SAN DIEGO (NNS) -- Training Support Center (TSC) San Diego began a partnership with Naval Special Warfare Training Detachment 1, Nov. 21, to have students awaiting orders or for a school contribute to unit level training for deploying West Coast-based SEAL teams.
"The opportunity for our hold students to participate in this high-level training environment is invaluable - both in terms of direct support to the training mission and the indirect positive experience each student has after contributing to the training of our SEALs," said Capt. Antonio Cardoso, commanding officer, TSC San Diego.
The student volunteers are employed throughout the training in events such as close quarters combat, land warfare, visit, board, search and seizure, and special operations urban combat training. The students are tasked with a variety of jobs from setting up and taking down targets, picking up expended munitions casings, cooking meals, and cleaning, to acting as an opposing force against the SEAL elements.
"Having the students act as an opposing force benefits the SEALs because they can be chaotic and unpredictable due to their lack of specific awareness as to how the SEALs are trained and what their strategies are during combat," said Chief Special Warfare Operator Glen Davis. "Live action role players are a critical enhancement to our unit level training. Static paper targets provide a need for identification of friendly and unfriendly engagements, but when you introduce live people, it adds the dynamic of unpredictability and establishes a requirement to follow through the scenario by handling live personnel."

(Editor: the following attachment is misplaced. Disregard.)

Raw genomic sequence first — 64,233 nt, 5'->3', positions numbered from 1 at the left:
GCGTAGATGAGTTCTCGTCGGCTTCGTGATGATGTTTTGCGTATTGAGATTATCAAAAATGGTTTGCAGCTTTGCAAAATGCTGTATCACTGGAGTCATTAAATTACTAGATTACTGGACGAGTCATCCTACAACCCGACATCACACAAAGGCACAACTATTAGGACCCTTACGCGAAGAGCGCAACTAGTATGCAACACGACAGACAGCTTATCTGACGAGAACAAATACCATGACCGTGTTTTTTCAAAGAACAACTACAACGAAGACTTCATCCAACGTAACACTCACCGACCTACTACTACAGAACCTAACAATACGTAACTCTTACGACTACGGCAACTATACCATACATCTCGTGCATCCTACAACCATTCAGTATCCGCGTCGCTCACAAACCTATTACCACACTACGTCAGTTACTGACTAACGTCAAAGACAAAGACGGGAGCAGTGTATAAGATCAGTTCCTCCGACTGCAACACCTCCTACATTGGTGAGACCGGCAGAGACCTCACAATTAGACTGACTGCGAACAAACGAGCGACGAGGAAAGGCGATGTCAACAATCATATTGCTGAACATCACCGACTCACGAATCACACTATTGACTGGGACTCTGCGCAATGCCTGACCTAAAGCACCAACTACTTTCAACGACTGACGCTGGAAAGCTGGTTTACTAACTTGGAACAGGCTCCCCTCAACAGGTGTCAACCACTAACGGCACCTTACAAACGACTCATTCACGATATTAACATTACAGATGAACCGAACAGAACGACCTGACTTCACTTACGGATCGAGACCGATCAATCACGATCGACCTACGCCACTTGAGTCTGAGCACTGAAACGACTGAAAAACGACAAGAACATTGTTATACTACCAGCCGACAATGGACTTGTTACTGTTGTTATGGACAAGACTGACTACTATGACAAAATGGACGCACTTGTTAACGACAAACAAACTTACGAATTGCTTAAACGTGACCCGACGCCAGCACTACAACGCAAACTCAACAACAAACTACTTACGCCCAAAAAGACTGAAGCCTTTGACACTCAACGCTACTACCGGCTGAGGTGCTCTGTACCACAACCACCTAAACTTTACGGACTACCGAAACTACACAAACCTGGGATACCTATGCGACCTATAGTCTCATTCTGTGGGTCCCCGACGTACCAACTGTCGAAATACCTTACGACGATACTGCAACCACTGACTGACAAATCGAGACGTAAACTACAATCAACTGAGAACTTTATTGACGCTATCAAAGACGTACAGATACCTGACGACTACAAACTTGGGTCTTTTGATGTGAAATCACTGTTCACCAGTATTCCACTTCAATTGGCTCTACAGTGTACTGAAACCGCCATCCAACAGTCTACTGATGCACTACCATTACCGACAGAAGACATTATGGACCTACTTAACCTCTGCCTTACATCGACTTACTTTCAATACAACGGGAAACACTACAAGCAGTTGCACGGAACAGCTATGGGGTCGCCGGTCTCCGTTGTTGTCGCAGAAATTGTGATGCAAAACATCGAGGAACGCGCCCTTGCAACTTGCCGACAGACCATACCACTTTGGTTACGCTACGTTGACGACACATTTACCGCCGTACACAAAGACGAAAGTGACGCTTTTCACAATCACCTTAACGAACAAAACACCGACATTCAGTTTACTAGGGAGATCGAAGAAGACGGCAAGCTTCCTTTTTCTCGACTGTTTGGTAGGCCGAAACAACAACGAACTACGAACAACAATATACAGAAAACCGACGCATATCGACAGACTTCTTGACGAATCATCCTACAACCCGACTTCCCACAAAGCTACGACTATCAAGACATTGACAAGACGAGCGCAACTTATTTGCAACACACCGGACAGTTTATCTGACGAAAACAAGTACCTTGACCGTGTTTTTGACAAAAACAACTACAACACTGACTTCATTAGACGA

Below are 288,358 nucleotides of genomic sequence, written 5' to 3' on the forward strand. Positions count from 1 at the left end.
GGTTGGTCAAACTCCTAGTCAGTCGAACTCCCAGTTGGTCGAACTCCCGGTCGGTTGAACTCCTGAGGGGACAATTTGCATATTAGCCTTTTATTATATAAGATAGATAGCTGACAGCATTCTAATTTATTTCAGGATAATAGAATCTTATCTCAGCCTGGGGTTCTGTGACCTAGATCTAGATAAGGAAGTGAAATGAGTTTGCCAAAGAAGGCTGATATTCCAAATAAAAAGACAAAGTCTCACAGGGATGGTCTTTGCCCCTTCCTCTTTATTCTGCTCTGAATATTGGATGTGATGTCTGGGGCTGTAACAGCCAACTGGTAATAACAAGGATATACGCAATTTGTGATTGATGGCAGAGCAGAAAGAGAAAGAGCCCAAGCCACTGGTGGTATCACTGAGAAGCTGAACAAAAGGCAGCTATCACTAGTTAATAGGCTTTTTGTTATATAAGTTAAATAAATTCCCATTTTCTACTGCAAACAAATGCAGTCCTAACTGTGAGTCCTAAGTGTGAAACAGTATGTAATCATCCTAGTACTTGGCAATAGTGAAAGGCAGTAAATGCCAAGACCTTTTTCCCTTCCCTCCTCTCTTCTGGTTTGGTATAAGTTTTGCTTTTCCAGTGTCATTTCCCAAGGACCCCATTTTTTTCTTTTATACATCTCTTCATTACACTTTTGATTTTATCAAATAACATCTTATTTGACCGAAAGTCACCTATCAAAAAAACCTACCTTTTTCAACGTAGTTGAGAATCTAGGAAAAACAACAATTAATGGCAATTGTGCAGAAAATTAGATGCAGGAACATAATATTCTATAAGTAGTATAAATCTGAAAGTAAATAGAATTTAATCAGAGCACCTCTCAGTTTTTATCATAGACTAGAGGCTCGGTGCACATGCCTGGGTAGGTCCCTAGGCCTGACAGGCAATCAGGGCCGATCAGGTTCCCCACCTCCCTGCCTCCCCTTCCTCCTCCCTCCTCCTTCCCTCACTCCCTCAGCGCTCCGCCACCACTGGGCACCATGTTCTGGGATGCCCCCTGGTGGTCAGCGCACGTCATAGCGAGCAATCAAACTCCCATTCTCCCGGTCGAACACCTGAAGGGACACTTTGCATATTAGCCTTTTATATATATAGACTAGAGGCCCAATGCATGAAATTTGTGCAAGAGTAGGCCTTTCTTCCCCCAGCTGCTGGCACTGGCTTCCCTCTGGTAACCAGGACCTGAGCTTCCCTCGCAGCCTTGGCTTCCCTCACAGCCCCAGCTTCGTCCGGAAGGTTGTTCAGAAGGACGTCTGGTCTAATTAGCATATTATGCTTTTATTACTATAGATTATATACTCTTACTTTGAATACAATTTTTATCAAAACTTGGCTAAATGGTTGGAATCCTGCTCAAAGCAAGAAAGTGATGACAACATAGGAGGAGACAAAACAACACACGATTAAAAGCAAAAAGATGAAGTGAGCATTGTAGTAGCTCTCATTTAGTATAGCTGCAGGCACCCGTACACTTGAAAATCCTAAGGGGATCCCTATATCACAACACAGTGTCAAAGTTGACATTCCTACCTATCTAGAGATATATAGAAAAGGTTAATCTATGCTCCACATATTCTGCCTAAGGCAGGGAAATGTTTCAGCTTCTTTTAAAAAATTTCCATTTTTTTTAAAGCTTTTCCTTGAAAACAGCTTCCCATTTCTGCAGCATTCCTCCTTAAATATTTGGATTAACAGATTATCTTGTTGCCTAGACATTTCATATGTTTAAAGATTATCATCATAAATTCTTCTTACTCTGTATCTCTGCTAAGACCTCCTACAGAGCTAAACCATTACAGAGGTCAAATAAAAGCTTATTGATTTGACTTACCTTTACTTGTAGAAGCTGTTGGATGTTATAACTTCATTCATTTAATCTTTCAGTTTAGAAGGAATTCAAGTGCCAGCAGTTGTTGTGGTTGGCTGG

Unit level training is a vital series of readiness events that prepare SEAL teams to forward deploy to combat zones; the time allows for battlefield cohesion and enables platoons to come together as a single fighting unit. After unit level training, SEALs complete squadron integration training to incorporate their support personnel and fine tune all of their training in final preparation for deployment.
"Our relationship with Training Support Command San Diego has been incredible. Their support has almost become a requirement to maintain our training scenarios at their current level of complexity. We are grateful for the dedication and energy their staff puts into this program and look forward to their continued participation," said Davis.
"This is an experience that I normally wouldn't ever see in my job. It's cool to see other aspects of the Navy outside my rate," said Interior Communications Electrician Fireman Apprentice (SW) Brian Mares, a student at Fleet Antisubmarine Warfare Command.
TSC San Diego includes three geographically separate service support centers that support 15 independent learning sites within the San Diego region. The command supports both surface Navy and aviation schools and averages 60,000 students per year.
For more information about Training Support Center San Diego, visit https://www.netc.navy.mil/centers/tscsd/.
For more news from Naval Education and Training Command, visit www.navy.mil/local/cnet/.